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The party’s wild cards

Wed., Feb. 13, 2008

Most of Washington state’s 17 superdelegates to the Democratic convention have yet to announce who they will back for president, but the ones who have are an almost opposite image of last Saturday’s caucus results.

Caucus participants supported Barack Obama by about 2-to-1 over Hillary Clinton. But five of the state’s superdelegates are supporting Clinton while just three are supporting Obama.

On Tuesday, some superdelegates tried to calm fears that they would sway a close vote and override the grass-roots choice of those who participated in local caucuses. That scenario could occur if neither Obama nor Clinton captures a majority of delegates by the time the states finish with their primaries or caucuses in June.

“I would ask everyone to calm down a little bit,” said U.S. Rep. Adam Smith, a superdelegate backing Obama. He’s urging the state’s undecided, or at least unannounced, superdelegates to hold off for a few months on stating their support.

U.S. Sen. Patty Murray, a superdelegate supporting Clinton, announced her endorsement before the caucuses “because I felt voters deserved to know where I stand.” But she believes the voters will select enough delegates through primaries and caucuses to give one candidate or the other the majority before the national convention starts in August.

A spokeswoman said Murray was urging everyone to let the process run its course. When asked how she would vote if neither Clinton nor Obama had enough delegate votes to secure the nomination, spokeswoman Alex Glass added: “We’re not going to get into hypotheticals.”

At issue is the question of the Democratic Party’s use of key members – some elected officials and some party leaders – to cast their ballot for a nominee along with delegates selected through the primary or caucus processes. Regular delegates are bound to vote for the candidate to whom they are pledged on the first ballot at the national convention. Superdelegates are allowed to choose which candidate to support and can switch their support at any time.

That system, which the Democratic Party has used in various forms since the 1970s, rankles some Obama supporters who contend the superdelegates should reflect the caucus or primary results. In an interview with, a political news site, Obama said Monday he thought it would be a problem if either he or Clinton won a majority of the regular delegates, and “that was somehow overturned by party insiders.”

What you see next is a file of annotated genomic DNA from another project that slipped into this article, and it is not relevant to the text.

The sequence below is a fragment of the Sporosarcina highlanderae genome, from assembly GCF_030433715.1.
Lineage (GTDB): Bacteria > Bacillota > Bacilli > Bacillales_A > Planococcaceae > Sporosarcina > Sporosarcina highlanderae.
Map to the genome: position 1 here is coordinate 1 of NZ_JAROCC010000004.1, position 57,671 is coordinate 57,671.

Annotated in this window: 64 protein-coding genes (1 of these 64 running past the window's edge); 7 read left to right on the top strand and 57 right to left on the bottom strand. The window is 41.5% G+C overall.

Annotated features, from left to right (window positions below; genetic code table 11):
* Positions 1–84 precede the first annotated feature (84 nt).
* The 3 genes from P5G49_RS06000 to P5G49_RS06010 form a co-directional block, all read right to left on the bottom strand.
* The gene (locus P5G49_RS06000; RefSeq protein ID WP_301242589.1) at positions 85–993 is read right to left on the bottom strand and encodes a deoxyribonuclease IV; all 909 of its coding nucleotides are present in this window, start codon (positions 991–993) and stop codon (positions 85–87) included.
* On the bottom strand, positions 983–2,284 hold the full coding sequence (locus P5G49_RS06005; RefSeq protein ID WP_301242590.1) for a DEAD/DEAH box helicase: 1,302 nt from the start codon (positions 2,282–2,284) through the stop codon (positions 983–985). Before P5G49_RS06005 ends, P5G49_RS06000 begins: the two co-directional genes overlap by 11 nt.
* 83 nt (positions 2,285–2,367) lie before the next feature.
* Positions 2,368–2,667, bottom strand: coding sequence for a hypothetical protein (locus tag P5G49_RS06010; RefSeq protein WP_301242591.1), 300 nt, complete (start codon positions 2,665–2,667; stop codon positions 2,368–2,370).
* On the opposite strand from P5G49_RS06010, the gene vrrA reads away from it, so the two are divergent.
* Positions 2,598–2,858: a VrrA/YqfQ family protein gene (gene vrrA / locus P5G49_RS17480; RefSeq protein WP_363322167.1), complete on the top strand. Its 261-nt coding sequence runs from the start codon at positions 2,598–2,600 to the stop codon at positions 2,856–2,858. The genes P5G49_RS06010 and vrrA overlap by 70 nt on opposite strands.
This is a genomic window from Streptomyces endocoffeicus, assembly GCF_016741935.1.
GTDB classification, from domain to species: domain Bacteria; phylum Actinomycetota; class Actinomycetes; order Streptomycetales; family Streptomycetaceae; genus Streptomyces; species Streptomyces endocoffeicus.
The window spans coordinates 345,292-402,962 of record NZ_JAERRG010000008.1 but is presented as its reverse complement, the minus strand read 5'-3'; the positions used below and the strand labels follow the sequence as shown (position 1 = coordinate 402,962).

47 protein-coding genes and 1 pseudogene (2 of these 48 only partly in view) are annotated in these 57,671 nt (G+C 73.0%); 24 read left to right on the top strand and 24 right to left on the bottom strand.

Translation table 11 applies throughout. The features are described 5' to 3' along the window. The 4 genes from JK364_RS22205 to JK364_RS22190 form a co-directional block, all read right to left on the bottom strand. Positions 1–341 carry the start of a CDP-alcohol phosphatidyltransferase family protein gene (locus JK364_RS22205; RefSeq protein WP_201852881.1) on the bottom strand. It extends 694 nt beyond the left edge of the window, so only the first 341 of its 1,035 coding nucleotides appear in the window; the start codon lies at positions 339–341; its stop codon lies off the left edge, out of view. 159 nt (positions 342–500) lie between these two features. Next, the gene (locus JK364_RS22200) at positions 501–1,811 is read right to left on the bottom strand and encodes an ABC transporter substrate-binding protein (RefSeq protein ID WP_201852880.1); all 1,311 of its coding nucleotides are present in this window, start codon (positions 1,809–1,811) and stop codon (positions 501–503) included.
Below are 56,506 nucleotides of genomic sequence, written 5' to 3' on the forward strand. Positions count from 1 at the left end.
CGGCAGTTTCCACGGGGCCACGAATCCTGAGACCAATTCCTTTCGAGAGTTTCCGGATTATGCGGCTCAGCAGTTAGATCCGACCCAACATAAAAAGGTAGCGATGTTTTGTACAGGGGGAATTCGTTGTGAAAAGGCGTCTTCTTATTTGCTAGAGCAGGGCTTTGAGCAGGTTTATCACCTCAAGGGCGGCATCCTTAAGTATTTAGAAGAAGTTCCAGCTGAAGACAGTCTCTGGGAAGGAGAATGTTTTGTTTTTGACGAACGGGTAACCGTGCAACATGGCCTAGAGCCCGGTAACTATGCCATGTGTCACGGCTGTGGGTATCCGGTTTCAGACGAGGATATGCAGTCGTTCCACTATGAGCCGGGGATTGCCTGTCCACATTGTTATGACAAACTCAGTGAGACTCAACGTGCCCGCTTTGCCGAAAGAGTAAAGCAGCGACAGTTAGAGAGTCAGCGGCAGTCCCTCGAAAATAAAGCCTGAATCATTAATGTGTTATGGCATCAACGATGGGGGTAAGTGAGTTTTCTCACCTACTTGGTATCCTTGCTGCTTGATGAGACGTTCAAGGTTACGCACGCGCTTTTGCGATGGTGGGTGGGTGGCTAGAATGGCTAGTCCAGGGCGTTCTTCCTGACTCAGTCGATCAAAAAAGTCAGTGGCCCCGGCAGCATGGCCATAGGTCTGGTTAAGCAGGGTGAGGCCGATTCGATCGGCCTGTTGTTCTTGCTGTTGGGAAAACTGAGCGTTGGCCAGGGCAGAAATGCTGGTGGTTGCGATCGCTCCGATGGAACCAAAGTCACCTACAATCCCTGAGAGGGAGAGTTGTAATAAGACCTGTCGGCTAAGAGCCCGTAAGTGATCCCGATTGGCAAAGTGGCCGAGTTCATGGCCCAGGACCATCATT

The issue may be less of a concern in Idaho, where Obama won an overwhelming victory in county caucuses, and three of the four known superdelegates have endorsed him. State Chairman R. Keith Roark is uncommitted and a fifth superdelegate will be chosen by delegates to the state convention.

Idaho Party Vice Chairwoman Jeanne Buell, of Worley, said she feels she has an obligation to represent voters in Idaho in general, and in Kootenai County in particular, where about 79 percent of the caucus participants supported Obama. She also promised to endorse the first Democratic candidate who would come to Idaho and campaign, and that was Obama, she said.

In Washington, Clinton has the support of most of the superdelegates who have announced who they back, even though Obama was the clear favorite among caucus participants.

Smith notes, however, that the majority of Washington’s superdelegates are uncommitted, so the final tally could wind up close to the caucus results.

It would look bad for the superdelegates to decide the election by voting in a far different ratio than the public, Smith said. But he doubts that would happen.

“I think it would interfere with the ability of our candidate to win in November,” he said. “These are not stupid people, and they want to get a Democrat elected.”

Several of Washington’s superdelegates said they are going to wait for the primaries and caucuses to play out before deciding who to support. Although he’s a superdelegate, U.S. Rep. Rick Larsen said he’s no fan of the system; he isn’t even planning on going to the national convention in Denver unless the votes of the superdelegates are needed to select the nominee.

He said he doesn’t know yet who he’ll support, and is waiting to see the results of all of the caucuses and primaries – including Washington’s Feb. 19 primary, which has no effect on selecting regular delegates. “We do need to let the grass roots decide, but we need to let them go through the process,” Larsen said.


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